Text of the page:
1 Year Out is an interview series highlighting alumni from the class of 2014 who are engaged in public service, entrepreneurship, or nonprofit work in any capacity- through their employment, a volunteer position, or on the side.
So tell me about your life 1 Year Out of Wesleyan!
I’m a rising 2L at UT Law. The pedagogy in law school is really weird, and definitely an abrupt transition after liberal arts heaven, but I’m learning a lot and I’m a part of some really neat organizations on campus.
How are you involved in public service, entrepreneurship, or nonprofit work?
I’m the Secretary of Texas Law Fellowships, which is a 501(c)(3) non-profit organization that sponsors public interest fellowships for UT Law students. I’m also one of the founding members of UT’s chapter of the National Lawyers Guild, which is an organization that unites lawyers, law students, legal workers, and jailhouse lawyers working to provide legal services to low-income and marginalized communities. At the end of this summer, I’ll be volunteering for the NLG responding to letters from incarcerated people seeking legal advice. I haven’t decided exactly where I want to be for next summer, but I’m applying to work at the Transgender Legal Defense and Education Fund, the Transgender Law Center, and the Sylvia Rivera Law Project (among other similarly-themed organizations). I also teach yoga to law students because we’re all so tense!
How did you get there?
I got the law school bug after reading Dean Spade’s Normal Life, which is still my bible, and watching my friends and partners go through some heinous, discriminatory BS, and feeling helpless. As Duncan Kennedy says in his super cynical and amazing essay about law school, I’m training myself to become “part technician, part judo expert” when it comes to the law; trying to absorb as much knowledge as I can so I can use it in service of vulnerable communities.
Describe a typical day at your position.
I’ll describe a typical day as a Wesleyan grad at law school in Texas: wake up, get mad about property law, savor your only theory class, lunch (BBQ), get mansplained at by a lawbro in torts class, write some angry tweets, commiserate with the 5 other commies in your year, do some homework, and then go to bed early cause it’s all happening again tomorrow!
How do your race, gender, class background, sexuality, and other identities factor into your work?
I try to stay accountable for being cis, white, and upper-middle class, especially since my career path involves working in solidarity with disenfranchised groups. When I’m not sitting down and shutting up, I’m usually yelling about rampant transmisogyny. For example: my girlfriend has been unemployed and applying to jobs for four months, and despite having 9+ years of sales experience, she keeps getting passed over as soon as they find out she’s trans. The overlap between my legal work and my “IRL” life is good because I feel kind of equipped to deal with it, but also frustrating because I never feel like I can do enough, especially since I’m not a real lawyer yet.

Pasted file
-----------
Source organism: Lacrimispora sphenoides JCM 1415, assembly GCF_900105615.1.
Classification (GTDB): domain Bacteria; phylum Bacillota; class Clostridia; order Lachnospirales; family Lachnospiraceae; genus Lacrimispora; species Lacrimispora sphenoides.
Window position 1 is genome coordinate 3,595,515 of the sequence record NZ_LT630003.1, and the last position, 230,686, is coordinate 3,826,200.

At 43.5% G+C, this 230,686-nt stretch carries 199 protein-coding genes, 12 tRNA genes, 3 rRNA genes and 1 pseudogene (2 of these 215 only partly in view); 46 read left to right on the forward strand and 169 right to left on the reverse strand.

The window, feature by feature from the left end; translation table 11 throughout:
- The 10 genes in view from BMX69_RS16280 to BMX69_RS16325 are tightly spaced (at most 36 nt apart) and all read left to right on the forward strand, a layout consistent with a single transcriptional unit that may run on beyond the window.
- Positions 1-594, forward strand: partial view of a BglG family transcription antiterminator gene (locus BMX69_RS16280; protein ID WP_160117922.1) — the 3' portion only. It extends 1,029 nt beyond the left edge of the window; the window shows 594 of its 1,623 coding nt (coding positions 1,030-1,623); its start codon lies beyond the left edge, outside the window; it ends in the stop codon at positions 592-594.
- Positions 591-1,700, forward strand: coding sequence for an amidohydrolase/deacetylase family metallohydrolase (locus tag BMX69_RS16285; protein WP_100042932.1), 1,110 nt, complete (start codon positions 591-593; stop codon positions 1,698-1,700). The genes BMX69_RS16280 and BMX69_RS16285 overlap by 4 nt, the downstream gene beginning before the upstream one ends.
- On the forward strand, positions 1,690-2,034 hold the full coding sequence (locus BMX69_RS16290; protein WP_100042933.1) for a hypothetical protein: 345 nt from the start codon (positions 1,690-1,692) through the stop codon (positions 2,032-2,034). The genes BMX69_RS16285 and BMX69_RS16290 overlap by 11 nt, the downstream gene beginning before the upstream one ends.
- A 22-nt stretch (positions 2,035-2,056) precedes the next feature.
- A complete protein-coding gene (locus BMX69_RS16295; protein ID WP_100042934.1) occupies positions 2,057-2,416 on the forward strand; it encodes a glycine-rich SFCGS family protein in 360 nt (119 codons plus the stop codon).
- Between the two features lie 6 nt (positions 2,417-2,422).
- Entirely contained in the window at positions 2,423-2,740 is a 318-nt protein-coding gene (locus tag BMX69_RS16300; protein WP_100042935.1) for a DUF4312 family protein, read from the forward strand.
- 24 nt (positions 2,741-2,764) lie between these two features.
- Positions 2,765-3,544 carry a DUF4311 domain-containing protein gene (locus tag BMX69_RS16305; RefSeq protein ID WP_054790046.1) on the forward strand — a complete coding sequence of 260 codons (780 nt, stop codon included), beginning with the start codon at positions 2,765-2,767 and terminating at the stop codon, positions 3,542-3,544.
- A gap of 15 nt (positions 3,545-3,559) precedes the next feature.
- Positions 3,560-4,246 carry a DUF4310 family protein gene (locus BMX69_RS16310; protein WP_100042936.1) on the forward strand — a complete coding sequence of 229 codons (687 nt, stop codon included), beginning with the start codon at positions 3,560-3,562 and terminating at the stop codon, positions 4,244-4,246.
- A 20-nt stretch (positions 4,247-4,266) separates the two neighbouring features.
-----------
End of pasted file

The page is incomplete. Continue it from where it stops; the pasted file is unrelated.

What is unexpectedly great about your job?
The legal field is not full of great people like Wes; you have to dig for the hidden gems. But once you find your people, it’s even more satisfying because you found love in a hopeless place, as they say.
What’s the hardest thing about your position that you’re willing to share?
I already talked about this a bit, but the hardest part is definitely feeling helpless while you’re still learning and establishing yourself, especially when you know you’re about to have the power to help people you love – but not quite yet. To mitigate that feeling, I try to do as much as I can right now, which is why I’m a little over-scheduled.
What are some characteristics that would make your type of work hard for someone?
I think anyone who is passionate about legal justice could do this sort of work in some capacity if they were provided with the opportunities necessary to get there. Unfortunately, there are so many obstacles blocking the way for the people who would probably make the best lawyers. For example, I’ve noticed a lot of the people working for these trans legal organizations are white and/or AFAB – and it makes sense, because trans women and QPOC have way less access to college, let alone law school.
Does the compensation you receive in this field meet your financial needs? If not, how do you make ends meet?
Lol!!! I’ll be fine; the biggest struggle is explaining to your parents why you’re turning down a potential 130k starting salary to do public interest work.
What’s the best advice you’ve received?
Keep reminding yourself why you’re doing what you’re doing. And choose the people you take advice from wisely.
Tell me about a time you felt really effective making change in the world.
I don’t know if I’ve ever felt like I’ve actually changed the world! But I do really enjoy the programs I’m working on with the student chapter of the NLG, e.g. training law students to be legal observers at protests.
What would you recommend to current students considering work like yours?
Go to law school in a blue state!
If Wes students or recent grads have questions about working in your field, could they contact you?
Yes, please! My email is email@example.com.
If you are a graduate of the Class of 2014 working in public service, entrepreneurship, or nonprofits and would like to be featured on the blog, please email me.